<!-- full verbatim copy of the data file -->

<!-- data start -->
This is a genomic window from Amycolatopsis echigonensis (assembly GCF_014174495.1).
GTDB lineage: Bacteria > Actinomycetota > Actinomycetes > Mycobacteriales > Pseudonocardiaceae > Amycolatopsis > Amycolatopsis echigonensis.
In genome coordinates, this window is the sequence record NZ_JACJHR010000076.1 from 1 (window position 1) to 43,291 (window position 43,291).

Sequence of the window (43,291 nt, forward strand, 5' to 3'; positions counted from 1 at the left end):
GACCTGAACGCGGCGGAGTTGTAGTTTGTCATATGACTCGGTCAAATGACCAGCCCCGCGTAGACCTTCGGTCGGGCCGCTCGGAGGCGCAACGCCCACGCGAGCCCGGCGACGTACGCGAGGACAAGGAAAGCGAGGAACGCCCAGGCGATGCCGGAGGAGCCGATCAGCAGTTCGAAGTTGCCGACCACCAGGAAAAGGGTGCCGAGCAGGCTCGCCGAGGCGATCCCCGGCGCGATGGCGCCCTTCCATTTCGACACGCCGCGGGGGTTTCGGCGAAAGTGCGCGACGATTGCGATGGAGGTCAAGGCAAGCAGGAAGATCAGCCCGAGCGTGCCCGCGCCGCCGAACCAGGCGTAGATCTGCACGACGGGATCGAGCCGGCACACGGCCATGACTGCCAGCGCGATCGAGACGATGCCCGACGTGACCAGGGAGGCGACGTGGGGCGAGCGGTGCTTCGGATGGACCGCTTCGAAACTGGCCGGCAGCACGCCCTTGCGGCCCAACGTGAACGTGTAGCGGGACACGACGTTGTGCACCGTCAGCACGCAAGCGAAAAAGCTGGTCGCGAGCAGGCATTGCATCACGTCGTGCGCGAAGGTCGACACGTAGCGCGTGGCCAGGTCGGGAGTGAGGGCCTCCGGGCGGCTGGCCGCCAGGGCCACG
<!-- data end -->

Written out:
This is a genomic window from Amycolatopsis echigonensis (assembly GCF_014174495.1).
GTDB lineage: Bacteria > Actinomycetota > Actinomycetes > Mycobacteriales > Pseudonocardiaceae > Amycolatopsis > Amycolatopsis echigonensis.
In genome coordinates, this window is the sequence record NZ_JACJHR010000076.1 from 1 (window position 1) to 43,291 (window position 43,291).

Sequence of the window (43,291 nt, forward strand, 5' to 3'; positions counted from 1 at the left end):
GACCTGAACGCGGCGGAGTTGTAGTTTGTCATATGACTCGGTCAAATGACCAGCCCCGCGTAGACCTTCGGTCGGGCCGCTCGGAGGCGCAACGCCCACGCGAGCCCGGCGACGTACGCGAGGACAAGGAAAGCGAGGAACGCCCAGGCGATGCCGGAGGAGCCGATCAGCAGTTCGAAGTTGCCGACCACCAGGAAAAGGGTGCCGAGCAGGCTCGCCGAGGCGATCCCCGGCGCGATGGCGCCCTTCCATTTCGACACGCCGCGGGGGTTTCGGCGAAAGTGCGCGACGATTGCGATGGAGGTCAAGGCAAGCAGGAAGATCAGCCCGAGCGTGCCCGCGCCGCCGAACCAGGCGTAGATCTGCACGACGGGATCGAGCCGGCACACGGCCATGACTGCCAGCGCGATCGAGACGATGCCCGACGTGACCAGGGAGGCGACGTGGGGCGAGCGGTGCTTCGGATGGACCGCTTCGAAACTGGCCGGCAGCACGCCCTTGCGGCCCAACGTGAACGTGTAGCGGGACACGACGTTGTGCACCGTCAGCACGCAAGCGAAAAAGCTGGTCGCGAGCAGGCATTGCATCACGTCGTGCGCGAAGGTCGACACGTAGCGCGTGGCCAGGTCGGGAGTGAGGGCCTCCGGGCGGCTGGCCGCCAGGGCCACG